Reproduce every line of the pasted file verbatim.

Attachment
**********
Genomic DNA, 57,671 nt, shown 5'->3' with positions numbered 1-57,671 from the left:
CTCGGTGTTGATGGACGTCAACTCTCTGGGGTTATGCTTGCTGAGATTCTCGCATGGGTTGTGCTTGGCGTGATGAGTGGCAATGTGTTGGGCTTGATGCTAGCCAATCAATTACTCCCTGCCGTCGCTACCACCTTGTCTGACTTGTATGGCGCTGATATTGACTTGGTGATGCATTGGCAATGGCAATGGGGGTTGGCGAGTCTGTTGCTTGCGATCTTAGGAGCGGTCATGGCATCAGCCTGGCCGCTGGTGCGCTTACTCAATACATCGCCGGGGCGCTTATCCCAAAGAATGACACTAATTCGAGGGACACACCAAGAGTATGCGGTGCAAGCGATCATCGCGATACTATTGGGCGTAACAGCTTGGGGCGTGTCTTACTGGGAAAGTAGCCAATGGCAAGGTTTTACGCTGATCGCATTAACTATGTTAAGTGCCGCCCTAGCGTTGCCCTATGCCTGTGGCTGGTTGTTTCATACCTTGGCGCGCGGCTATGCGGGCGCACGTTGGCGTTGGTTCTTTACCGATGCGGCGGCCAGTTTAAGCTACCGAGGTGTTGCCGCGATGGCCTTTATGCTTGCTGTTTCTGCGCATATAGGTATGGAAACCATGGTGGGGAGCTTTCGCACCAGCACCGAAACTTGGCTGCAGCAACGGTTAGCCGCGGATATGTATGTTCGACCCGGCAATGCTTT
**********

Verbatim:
Genomic DNA, 57,671 nt, shown 5'->3' with positions numbered 1-57,671 from the left:
CTCGGTGTTGATGGACGTCAACTCTCTGGGGTTATGCTTGCTGAGATTCTCGCATGGGTTGTGCTTGGCGTGATGAGTGGCAATGTGTTGGGCTTGATGCTAGCCAATCAATTACTCCCTGCCGTCGCTACCACCTTGTCTGACTTGTATGGCGCTGATATTGACTTGGTGATGCATTGGCAATGGCAATGGGGGTTGGCGAGTCTGTTGCTTGCGATCTTAGGAGCGGTCATGGCATCAGCCTGGCCGCTGGTGCGCTTACTCAATACATCGCCGGGGCGCTTATCCCAAAGAATGACACTAATTCGAGGGACACACCAAGAGTATGCGGTGCAAGCGATCATCGCGATACTATTGGGCGTAACAGCTTGGGGCGTGTCTTACTGGGAAAGTAGCCAATGGCAAGGTTTTACGCTGATCGCATTAACTATGTTAAGTGCCGCCCTAGCGTTGCCCTATGCCTGTGGCTGGTTGTTTCATACCTTGGCGCGCGGCTATGCGGGCGCACGTTGGCGTTGGTTCTTTACCGATGCGGCGGCCAGTTTAAGCTACCGAGGTGTTGCCGCGATGGCCTTTATGCTTGCTGTTTCTGCGCATATAGGTATGGAAACCATGGTGGGGAGCTTTCGCACCAGCACCGAAACTTGGCTGCAGCAACGGTTAGCCGCGGATATGTATGTTCGACCCGGCAATGCTTT